Many devices today operate at higher voltages, such as silicon-carbide semiconductors, dc distribution systems, electric vehicle batteries, and power subsystems. When devices can source power, they need an electronic load (e-load) to load them down during testing. But as voltages climb to 400 V, 600 V, or even 1000 V, there are fewer e-loads on the market rated for these high voltages. You may consider putting e-loads in series to construct a solution. But most, if not all, e-loads on the market cannot be safely put in series. For those of you wondering why, read on.

How Does An E-load Work?

The most basic e-loads can operate in constant current (CC) or constant voltage (CV). Some e-loads provide constant resistance (CR), constant power (CP), or even constant impedance (CZ), but all of these modes are generally derived from the basic CC or CV function. A CC e-load is used to load down a CV source, such as the output of a dc-dc converter. A CV e-load would be used to load down the output of a CC current source.

Looking more closely at the CC programmable e-load, the e-load controls the amount of current flowing by adjusting the RDS of the FET (Fig. 1). The series resistor (current shunt) senses the actual current. This signal across the shunt is amplified, compared against a digital-to-analog converter (DAC) voltage used to program the e-load to the desired CC level and fed back into the gate of the FET to create a regulated constant current.

If too much current is flowing, the feedback circuit will adjust the gate voltage to increase the RDS and reduce the current flow. If not enough current is flowing, the feedback circuit will adjust the gate voltage to reduce the RDS and increase the current flow. If the e-load cannot pull enough current to achieve the CC value, the feedback circuit will cause the gate to turn on full and set RDS to its lowest value, effectively turning the FET into a short.

The maximum current will flow based on I = V/R, where V = VOut of the dc-dc converter and R = (RDS(on) of the FET + Rshunt). When this limit is hit, the e-load will not be in CC, as it can’t drive the current to the programmed CC value. Instead, the e-load will go unregulated with a near short across its input terminals. This near short is the minimum resistance of the e-load, and it is often specified as the e-load’s “minimum on resistance” or “short circuit resistance.”

Download this article in .PDF format
This file type includes high resolution graphics and schematics when applicable.

E-loads In Series

Every e-load is rated for a maximum voltage, such as 60 V. If the dc-dc converter has a 100-V, 10-A output, you might be tempted to put two 60-V e-loads in series (Fig. 2). Each e-load must be set to pull 10 A because they are in series and the same current will flow through them. However, they will never be programmed to the exact same current level due to programming inaccuracies.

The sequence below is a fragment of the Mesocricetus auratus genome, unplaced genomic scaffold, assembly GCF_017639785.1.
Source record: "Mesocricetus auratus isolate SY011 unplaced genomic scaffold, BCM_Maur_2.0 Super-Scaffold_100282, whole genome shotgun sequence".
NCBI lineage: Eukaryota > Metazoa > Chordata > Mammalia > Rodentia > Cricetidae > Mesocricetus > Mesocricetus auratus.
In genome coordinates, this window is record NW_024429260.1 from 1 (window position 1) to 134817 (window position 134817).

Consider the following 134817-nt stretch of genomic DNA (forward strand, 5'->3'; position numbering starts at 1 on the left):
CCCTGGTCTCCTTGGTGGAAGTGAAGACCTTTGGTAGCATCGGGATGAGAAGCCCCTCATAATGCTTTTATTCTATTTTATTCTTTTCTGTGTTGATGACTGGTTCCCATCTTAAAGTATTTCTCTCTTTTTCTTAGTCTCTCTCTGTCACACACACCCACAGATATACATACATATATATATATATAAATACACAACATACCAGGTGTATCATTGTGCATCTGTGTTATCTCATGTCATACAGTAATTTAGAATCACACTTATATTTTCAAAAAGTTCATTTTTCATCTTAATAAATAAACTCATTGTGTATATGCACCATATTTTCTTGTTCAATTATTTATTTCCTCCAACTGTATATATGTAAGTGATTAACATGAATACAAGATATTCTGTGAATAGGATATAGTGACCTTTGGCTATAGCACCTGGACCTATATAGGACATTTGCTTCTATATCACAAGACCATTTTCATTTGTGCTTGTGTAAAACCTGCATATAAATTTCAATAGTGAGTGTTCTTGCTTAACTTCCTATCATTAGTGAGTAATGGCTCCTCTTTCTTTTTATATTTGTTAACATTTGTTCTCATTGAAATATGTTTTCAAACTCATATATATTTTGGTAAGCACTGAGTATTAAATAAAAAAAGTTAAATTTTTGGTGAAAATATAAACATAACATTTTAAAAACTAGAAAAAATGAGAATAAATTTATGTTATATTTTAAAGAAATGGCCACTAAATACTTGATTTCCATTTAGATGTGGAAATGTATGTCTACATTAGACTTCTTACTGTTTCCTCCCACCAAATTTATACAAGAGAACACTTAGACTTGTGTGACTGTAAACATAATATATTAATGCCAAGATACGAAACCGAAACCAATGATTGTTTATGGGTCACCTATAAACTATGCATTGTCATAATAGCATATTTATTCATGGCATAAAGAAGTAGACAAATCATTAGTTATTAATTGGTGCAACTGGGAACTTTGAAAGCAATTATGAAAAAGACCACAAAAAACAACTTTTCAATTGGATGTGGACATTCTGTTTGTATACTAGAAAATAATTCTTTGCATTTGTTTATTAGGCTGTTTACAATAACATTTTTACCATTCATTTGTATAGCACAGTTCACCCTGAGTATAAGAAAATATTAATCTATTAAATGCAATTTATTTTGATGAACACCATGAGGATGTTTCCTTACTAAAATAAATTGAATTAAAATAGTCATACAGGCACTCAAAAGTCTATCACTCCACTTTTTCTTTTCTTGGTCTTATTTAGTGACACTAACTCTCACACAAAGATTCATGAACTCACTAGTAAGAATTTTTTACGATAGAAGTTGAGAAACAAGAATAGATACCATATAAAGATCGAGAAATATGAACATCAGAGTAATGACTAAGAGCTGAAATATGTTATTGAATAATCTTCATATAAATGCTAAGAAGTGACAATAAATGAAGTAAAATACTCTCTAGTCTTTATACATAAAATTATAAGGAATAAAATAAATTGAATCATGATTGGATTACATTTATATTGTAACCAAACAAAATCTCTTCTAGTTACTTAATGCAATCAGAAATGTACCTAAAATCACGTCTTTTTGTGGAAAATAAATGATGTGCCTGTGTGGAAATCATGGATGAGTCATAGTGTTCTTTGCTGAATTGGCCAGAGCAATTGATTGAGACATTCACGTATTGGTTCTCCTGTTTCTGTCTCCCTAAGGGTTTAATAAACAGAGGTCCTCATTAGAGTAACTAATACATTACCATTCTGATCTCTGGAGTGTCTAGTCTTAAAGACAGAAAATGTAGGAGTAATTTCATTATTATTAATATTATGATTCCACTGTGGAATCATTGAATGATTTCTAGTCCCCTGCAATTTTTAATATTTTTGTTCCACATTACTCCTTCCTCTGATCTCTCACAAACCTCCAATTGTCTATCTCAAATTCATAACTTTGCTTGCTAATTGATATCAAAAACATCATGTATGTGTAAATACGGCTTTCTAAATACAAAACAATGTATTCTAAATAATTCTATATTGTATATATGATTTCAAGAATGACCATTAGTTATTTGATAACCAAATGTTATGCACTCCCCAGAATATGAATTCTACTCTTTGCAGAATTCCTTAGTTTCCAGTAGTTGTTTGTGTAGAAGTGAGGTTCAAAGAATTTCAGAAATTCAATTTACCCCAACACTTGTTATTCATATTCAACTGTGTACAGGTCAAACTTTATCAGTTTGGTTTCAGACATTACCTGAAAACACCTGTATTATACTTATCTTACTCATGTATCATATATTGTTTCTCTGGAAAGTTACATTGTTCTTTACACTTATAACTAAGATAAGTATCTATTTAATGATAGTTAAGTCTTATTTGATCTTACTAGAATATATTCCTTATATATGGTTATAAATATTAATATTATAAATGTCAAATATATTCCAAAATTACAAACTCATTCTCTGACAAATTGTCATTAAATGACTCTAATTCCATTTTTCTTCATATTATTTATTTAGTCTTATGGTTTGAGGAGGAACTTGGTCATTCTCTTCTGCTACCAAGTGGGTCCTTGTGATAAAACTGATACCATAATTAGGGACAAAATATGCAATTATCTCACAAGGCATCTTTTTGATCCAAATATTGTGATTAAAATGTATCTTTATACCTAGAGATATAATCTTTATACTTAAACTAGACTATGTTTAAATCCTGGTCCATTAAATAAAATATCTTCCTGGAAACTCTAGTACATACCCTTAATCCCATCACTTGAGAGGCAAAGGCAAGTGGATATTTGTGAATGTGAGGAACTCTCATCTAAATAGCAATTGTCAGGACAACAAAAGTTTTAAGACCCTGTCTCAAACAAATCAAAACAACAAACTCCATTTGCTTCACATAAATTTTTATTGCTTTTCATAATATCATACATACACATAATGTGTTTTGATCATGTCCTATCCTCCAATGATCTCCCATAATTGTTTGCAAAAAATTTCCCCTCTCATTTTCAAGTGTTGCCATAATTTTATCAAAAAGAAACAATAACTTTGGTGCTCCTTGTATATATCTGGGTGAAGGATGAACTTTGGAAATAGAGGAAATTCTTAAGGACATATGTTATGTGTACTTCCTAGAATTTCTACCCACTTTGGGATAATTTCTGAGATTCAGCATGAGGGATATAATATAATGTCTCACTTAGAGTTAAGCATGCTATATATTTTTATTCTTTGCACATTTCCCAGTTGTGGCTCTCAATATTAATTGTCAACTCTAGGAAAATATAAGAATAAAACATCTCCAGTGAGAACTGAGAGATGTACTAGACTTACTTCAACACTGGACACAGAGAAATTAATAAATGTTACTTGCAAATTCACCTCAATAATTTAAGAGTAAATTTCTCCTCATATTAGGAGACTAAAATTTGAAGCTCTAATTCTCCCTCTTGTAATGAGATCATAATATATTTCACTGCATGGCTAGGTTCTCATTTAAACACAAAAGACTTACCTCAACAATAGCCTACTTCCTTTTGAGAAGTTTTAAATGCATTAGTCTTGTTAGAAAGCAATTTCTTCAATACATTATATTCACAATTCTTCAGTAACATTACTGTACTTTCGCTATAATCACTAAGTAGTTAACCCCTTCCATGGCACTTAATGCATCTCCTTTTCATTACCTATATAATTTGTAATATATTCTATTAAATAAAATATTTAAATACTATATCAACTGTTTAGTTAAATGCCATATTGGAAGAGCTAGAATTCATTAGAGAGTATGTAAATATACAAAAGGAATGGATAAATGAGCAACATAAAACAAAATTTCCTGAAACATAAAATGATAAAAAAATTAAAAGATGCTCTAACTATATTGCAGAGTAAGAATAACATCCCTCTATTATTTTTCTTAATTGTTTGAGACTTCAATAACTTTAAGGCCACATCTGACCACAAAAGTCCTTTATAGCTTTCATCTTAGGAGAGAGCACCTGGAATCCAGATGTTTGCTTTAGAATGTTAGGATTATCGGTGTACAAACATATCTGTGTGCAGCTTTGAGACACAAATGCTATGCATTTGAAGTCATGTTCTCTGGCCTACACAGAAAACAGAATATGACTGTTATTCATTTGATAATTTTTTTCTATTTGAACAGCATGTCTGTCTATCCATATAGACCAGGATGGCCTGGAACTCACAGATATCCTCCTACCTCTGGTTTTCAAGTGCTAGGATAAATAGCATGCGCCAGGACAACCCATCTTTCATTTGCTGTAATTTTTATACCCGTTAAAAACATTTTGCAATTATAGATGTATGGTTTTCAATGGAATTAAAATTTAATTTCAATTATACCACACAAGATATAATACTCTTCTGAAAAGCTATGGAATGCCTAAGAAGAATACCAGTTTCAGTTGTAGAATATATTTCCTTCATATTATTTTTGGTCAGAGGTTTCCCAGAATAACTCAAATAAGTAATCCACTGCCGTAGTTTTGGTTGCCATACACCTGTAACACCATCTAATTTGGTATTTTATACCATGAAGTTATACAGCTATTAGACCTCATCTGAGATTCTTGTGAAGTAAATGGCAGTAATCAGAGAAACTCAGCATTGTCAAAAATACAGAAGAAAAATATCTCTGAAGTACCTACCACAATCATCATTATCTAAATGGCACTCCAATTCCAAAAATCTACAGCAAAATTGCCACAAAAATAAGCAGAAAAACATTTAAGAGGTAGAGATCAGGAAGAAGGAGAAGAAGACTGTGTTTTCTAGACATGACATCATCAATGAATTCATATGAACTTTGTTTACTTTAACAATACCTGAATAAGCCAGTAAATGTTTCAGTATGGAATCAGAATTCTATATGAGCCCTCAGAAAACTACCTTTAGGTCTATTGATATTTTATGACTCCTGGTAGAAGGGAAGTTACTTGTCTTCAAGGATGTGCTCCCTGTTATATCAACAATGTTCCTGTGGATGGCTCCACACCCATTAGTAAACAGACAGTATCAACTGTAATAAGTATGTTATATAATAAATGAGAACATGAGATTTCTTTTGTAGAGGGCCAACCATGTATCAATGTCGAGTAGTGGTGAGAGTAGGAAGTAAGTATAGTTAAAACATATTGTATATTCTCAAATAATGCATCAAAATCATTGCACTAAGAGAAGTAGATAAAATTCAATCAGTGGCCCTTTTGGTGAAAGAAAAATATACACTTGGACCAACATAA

So, e-load #1 may go to 9.99 A and e-load #2 may go to 10.01 A. Now, current begins to flow. E-load #1, set to the lower current level of 9.99 A, will control the current and successfully operate in CC. E-load #2, set to the higher current, will try to pull more and more current by lowering its RDS, but it will never achieve its programmed 10.01 A because e-load #1 is limiting its current to 9.99 A. Eventually, e-load #2 will become a near short and operate unregulated.

Since it is a short, the resulting voltage across e-load #2’s terminals will be nearly 0 V. This means virtually all of the 100 V will appear across the terminals of e-load #1. This excess voltage will cause e-load #1 to shut down and could potentially damage the input circuits.

While this example is for two e-loads in series, the situation is the same for three or more. This only goes to prove that you can’t have two or more devices both trying to control/regulate the flow of current through the same path.

You may be tempted to consider having one e-load in CC and the rest in CV so only one e-load is trying to control the current. But in this configuration, a problem will occur when intentionally turning the e-loads off or if one of the e-loads goes into protection and shuts off unexpectedly.

As soon as the flow of current is interrupted, any e-load set to CC will be driven to act as a short (lowest possible resistance) to try to pull as much current as possible. Meanwhile, any e-load set to CV will be driven to be an open circuit (highest possible resistance) to try to achieve the programmed CV voltage drop across RDS of the FET even when there is no current flow. This will cause the dc-dc converter’s high voltage to appear across the e-loads with the highest resistance due to the voltage divider effect of the e-load resistances in series (Fig. 3).


It is not safe to operate e-loads in series if the device under test can supply more voltage than the rating of any one e-load, as the whole voltage will eventually appear across one e-load. So, the only safe way to operate in series is to have every e-load be rated for the full voltage of the device under test. But if you have that, you don’t need to put the e-loads in series after all.

Bob Zollo is a product planner with the Power and Energy Division, Electronic Measurements Group, at Agilent Technologies. He is responsible for creating Agilent’s power products roadmap by researching customer and industry trends and developing product plans to meet emerging customer needs. He holds a degree in electrical engineering from Stevens Institute of Technology in Hoboken, N.J. He can be reached at